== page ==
One particular season (the year escapes me) we had over 50 kids come out to play for the Steelers. Dad would not cut anyone, and he wanted everyone to play, so he came to me with an idea. Would I be willing to coach a third team- one that didn't even dress on weeknights, but that played as a second Steeler team on Saturday mornings? This would be a team full of kids who had not played organized football before; full of the smallest kids and the slowest kids and even some who didn't know their left from their right. In short, it was going to be a bad team- a team of outcasts. But it seemed like a challenge to me (not being a very bright young man!) so I said yes. Not wanting to call it the "C Team" or the third string, we settled on The White Team, because they would wear the white jerseys abandoned by the "real" Steelers a few years earlier. They are pictured at the top, and yes- that is a very young me standing with them!
The White Team practiced separately from the other players, and slowly a team began to come together. Our guys practiced very hard each and every day- but we also had lots of fun. We would run trick plays every day just to break things up. When the starting defense needed to hit some people, I would play quarterback for a make-shift offense, and they could hit me all they wanted to. It was all about helping them believe in each other. No one had to tell them they were outcasts. The hand-me-down jerseys said it all too well. The team progressed, and played well in our first game- but lost 7-6. No could believe we had been that close, but still, everyone feared for us- game two would be against Lewis Center.
Lewis Center was the power program in Greensboro city football. They annually played for the city championship at a least one age level, and they had been doing this for years. The general assumption was that their Saturday morning team could make the playoffs in the regular league! And The White Team was about to take them on. My Dad was worried that we would be beaten so badly that it would humiliate the kids. I secretly worried the same thing. But we showed up anyway- and the game was amazing. They drove the ball down the field, and we stopped them inside the 10. This pattern repeated itself all game long. We never came close to scoring, but we kept fighting. The game ended in a scoreless tie, which, of course, was a major victory for us. My Dad often said over the years, as he was winning city championships with the Steelers, that The White Team performance that Saturday morning was the greatest game he ever saw a Steeler team play. And I wouldn't argue...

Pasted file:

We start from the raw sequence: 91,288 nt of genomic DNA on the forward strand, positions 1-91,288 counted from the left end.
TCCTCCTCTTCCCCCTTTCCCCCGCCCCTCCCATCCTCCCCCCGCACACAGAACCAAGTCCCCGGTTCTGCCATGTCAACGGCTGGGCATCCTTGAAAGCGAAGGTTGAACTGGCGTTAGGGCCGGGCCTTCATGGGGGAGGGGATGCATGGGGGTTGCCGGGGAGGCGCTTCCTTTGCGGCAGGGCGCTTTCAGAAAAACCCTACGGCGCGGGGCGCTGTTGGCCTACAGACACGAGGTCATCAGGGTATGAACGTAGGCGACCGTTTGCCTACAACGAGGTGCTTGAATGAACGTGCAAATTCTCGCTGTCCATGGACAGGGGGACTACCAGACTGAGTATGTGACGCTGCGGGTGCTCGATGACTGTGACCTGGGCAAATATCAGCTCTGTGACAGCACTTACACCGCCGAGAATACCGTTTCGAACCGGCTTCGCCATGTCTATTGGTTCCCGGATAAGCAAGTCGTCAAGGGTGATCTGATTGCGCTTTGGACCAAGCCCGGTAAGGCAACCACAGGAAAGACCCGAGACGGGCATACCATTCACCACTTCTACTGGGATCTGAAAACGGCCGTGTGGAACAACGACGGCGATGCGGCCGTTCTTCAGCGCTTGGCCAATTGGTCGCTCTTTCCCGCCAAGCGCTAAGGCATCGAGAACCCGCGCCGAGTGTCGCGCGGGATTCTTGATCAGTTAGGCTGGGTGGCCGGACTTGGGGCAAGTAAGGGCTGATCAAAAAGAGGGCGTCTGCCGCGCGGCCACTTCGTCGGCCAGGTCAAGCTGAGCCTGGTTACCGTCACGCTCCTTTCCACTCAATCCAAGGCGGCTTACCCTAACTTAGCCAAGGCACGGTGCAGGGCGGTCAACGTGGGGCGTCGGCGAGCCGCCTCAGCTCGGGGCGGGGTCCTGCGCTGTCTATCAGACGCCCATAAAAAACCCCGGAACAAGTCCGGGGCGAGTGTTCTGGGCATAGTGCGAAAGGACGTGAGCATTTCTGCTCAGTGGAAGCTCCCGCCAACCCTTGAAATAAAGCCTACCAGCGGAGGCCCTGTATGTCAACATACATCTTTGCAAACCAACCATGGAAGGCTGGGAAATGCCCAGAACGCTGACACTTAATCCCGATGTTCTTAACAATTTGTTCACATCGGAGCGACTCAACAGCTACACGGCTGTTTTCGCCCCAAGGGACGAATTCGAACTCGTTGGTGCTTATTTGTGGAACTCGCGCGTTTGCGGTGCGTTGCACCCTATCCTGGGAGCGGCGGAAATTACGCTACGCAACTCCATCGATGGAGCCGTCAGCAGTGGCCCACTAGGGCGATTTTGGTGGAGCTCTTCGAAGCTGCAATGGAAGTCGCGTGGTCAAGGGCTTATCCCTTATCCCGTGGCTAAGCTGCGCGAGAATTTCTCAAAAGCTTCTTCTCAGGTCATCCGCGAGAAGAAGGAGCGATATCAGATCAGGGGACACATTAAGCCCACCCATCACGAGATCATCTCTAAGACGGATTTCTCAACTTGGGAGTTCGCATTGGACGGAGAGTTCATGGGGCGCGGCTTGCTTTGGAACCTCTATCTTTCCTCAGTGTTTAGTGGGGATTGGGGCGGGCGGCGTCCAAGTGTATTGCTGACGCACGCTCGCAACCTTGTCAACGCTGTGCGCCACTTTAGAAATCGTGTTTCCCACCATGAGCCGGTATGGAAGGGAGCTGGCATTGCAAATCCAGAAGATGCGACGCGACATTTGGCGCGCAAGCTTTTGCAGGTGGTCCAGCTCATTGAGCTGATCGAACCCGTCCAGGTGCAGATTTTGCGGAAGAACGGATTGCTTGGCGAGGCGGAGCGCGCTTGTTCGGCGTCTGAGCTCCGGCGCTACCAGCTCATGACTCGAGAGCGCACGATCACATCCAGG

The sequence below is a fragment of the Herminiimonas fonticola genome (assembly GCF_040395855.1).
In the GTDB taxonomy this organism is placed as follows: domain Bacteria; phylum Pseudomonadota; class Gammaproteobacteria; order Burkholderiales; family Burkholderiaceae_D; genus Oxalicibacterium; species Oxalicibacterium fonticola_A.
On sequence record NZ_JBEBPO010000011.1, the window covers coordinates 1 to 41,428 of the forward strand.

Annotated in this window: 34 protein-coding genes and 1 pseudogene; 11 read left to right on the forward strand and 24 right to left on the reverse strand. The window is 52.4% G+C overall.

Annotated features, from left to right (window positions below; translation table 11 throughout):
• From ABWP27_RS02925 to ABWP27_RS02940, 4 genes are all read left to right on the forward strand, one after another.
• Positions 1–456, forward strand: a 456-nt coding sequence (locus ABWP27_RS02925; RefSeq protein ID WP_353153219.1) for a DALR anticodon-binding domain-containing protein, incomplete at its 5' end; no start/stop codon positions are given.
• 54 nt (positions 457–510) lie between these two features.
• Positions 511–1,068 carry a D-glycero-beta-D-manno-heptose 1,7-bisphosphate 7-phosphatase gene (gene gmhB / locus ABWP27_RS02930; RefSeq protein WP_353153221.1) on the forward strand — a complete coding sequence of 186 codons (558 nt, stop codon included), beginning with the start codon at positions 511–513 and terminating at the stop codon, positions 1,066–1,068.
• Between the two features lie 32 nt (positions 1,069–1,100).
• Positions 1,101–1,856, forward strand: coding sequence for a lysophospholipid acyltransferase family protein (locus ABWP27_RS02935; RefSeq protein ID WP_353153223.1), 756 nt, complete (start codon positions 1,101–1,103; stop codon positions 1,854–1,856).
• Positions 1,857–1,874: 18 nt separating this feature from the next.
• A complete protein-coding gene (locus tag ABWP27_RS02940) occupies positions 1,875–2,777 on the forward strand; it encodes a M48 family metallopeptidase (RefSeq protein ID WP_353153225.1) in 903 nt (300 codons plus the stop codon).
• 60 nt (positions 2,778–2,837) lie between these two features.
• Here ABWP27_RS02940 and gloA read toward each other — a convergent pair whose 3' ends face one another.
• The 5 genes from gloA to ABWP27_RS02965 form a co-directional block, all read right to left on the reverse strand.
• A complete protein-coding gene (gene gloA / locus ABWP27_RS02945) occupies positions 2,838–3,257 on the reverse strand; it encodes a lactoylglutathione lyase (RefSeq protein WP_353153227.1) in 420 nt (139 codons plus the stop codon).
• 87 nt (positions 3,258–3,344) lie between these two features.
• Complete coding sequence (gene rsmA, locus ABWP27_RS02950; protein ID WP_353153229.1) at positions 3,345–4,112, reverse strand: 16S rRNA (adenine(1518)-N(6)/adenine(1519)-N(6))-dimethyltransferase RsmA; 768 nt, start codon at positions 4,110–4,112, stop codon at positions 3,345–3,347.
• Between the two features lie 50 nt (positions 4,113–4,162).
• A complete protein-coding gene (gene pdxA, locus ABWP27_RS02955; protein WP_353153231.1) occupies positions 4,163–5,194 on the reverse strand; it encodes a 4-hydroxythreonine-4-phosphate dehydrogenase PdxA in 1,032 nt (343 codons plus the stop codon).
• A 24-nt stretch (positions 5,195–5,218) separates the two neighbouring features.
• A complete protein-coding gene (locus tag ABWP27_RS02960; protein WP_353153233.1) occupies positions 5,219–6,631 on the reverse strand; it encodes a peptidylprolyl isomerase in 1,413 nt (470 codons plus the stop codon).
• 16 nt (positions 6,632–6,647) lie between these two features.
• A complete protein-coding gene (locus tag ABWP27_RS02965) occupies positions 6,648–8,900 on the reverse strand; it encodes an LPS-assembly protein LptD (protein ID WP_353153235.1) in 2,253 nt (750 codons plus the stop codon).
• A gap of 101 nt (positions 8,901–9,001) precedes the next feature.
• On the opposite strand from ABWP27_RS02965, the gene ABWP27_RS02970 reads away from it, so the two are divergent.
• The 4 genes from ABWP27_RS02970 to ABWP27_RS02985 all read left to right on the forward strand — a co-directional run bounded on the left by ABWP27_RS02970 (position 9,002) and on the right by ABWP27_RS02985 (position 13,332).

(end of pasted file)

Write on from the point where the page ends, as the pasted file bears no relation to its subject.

My experiences with that team were full of great lessons that I carried with me into my years in student ministry. I learned the value of mixing working hard with playing hard. I learned that building bonds between myself and the students I worked with could lead to results that seemed miraculous. But the big lesson was this- a team (or a group) can be so much greater than the sum of its' parts if you simply believe in each other. Over the years my groups didn't always have the most "popular" students, or the most jocks, or the most "beautiful" people. We had out share of outcasts. But we usually had amazing youth groups full of people who loved each other and who were seeking Jesus. We understood that Jesus has a thing for outcasts, and that gave us power greater than any popularity or skill set. And just like with The White Team, some of the individuals drew on their experiences to become stars later on. Many of those students are still out there playing, raising families, seeking God and "shining their lights" for others. I thank God for them everyday.
I am seriously considering trying to get the team back together and challenge my Tampa Bay Bucs...I think we could take 'em!
Because of Jesus,